Environmental advocacy group As You Sow has some bad news for those of us who like to celebrate Easter by indulging in chocolate treats: In addition to cacao, some chocolate products have trace amounts of toxic heavy metals, like lead and cadmium.

The group tested 50 chocolate products manufactured by well-known companies, including Trader Joe’s, Hershey’s, Whole Foods, Ghirardelli, and Earth Circle Organic, for metals. Thirty-five of the products contained lead and cadmium, and levels that were higher than those set by California’s Safe Drinking Water and Toxic Enforcement Act

Lead poisoning is a public health issue due to its damaging effects. Exposure to lead has been linked to learning disabilities, decreased IQ, and even schizophrenia. Lead can show up almost anywhere, but the most common places are dust and chips from old paint, according to the New York State Department of Health

Cadmium exposure is also damaging. Previous studies have linked cadmium exposure to lower birth weightneurobehavioral problems, and adverse outcomes on male reproduction. Exposure to both metals can lead to kidney, liver and bone damage.

"Lead and cadmium accumulate in the body, so avoiding exposure is important, especially for children," As You Sow President Danielle Fugere said in a statement. "Our goal is to work with chocolate manufacturers to find ways to avoid these metals in their products."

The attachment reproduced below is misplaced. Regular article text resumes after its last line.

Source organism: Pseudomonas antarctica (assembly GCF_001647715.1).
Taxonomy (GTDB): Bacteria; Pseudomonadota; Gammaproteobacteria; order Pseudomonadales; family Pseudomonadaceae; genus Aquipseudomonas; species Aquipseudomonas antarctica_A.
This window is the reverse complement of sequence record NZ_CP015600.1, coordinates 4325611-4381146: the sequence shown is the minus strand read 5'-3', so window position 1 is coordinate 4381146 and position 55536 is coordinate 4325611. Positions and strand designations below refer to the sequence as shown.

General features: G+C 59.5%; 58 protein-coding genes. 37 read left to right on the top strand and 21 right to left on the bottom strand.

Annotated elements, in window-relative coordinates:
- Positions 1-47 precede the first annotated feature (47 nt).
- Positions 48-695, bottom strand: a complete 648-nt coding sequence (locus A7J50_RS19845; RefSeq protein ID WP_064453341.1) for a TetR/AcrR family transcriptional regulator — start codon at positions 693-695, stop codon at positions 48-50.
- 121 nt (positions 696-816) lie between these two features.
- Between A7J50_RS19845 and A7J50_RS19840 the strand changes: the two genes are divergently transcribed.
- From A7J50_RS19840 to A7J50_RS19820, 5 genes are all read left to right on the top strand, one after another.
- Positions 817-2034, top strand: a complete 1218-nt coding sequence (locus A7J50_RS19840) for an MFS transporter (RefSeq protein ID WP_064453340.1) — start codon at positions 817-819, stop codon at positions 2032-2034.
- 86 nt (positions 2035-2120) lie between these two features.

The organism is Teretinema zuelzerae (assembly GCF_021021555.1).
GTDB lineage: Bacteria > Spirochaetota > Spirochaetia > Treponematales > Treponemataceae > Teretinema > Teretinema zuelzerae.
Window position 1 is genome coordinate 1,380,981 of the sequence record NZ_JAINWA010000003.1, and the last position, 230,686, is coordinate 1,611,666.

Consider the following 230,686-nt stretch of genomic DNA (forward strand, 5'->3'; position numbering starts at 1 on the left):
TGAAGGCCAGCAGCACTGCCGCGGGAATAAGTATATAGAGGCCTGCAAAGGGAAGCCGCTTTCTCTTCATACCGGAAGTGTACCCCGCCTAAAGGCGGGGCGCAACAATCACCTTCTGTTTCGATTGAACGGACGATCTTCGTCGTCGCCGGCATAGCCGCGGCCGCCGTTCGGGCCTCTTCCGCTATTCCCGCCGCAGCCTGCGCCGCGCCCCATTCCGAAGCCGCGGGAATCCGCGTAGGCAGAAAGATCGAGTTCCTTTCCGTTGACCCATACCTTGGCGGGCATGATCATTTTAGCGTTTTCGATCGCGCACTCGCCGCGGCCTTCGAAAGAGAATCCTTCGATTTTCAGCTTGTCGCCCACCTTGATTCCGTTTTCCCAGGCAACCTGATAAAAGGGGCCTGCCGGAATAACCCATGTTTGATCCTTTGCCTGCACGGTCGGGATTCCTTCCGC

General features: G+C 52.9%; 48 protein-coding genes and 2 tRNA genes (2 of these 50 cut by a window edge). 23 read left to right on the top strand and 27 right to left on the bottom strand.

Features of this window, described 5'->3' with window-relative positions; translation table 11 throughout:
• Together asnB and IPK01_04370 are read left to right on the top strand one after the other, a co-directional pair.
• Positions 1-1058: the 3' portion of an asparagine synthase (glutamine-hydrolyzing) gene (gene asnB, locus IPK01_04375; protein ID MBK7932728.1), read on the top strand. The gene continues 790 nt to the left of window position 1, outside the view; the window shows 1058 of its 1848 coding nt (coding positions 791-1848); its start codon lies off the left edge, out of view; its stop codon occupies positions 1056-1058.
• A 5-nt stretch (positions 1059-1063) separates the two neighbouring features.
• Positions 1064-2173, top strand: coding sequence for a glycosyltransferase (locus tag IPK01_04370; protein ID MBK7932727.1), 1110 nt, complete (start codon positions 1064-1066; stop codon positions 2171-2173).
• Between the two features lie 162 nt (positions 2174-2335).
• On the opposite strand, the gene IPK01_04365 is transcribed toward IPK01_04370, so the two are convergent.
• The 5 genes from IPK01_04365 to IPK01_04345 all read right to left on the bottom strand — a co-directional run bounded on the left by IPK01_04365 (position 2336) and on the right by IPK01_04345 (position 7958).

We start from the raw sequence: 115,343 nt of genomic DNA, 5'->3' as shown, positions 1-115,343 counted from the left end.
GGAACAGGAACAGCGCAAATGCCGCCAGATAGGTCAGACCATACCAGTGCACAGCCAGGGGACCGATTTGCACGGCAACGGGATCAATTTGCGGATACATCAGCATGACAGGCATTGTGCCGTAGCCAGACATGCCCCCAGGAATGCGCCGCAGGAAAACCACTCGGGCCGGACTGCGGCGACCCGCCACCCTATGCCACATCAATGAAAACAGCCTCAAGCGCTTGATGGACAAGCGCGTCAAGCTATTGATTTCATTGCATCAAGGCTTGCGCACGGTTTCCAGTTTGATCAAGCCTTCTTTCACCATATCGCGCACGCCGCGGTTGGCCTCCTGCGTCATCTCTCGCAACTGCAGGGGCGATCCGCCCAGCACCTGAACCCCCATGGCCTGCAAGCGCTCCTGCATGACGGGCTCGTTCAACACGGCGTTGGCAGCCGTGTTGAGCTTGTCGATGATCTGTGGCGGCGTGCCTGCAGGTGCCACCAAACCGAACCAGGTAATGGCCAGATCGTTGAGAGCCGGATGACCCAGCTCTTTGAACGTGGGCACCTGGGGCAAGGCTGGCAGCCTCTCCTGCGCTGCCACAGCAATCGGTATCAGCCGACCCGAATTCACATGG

The chocolate companies, however, disagree. A Hershey's spokesman told The Washington Post that their products meet all of the necessary criteria, including the U.S. Food and Drug Administration's, and are safe for consumption.

"People have been eating cocoa and chocolate for centuries with no evidence of a single incident of concern regarding these naturally occurring minerals," he said.

The National Confectioners Association, a non-profit trade association of the confectionery industry, said these heavy metals are "naturally-occurring elements" that can be found in nearly all edible products, including fish, meats, grains, fruits and vegetables.

However, the National Institute of Environmental Health Sciences maintained that no amount of lead is safe. Furthermore, given the amount of chocolate products people consume each year — about 9.5 pounds per year — these levels are still cause for concern.

In fact, last month, As You Sow filed legal notices against these chocolate manufacturers because they failed to warn their customers of the dangerous amounts of metals in their products.

"As underscored by the Flint disaster, humans have contaminated our environment with lead, and now we must do everything in our power to protect ourselves and children, who are the most vulnerable of us, from every possible exposure," Dr. Sean Palfrey, a pediatrician and Professor of Pediatrics and Public Health at Boston University School of Medicine, said. "Young children and pregnant women especially should avoid exposure to lead."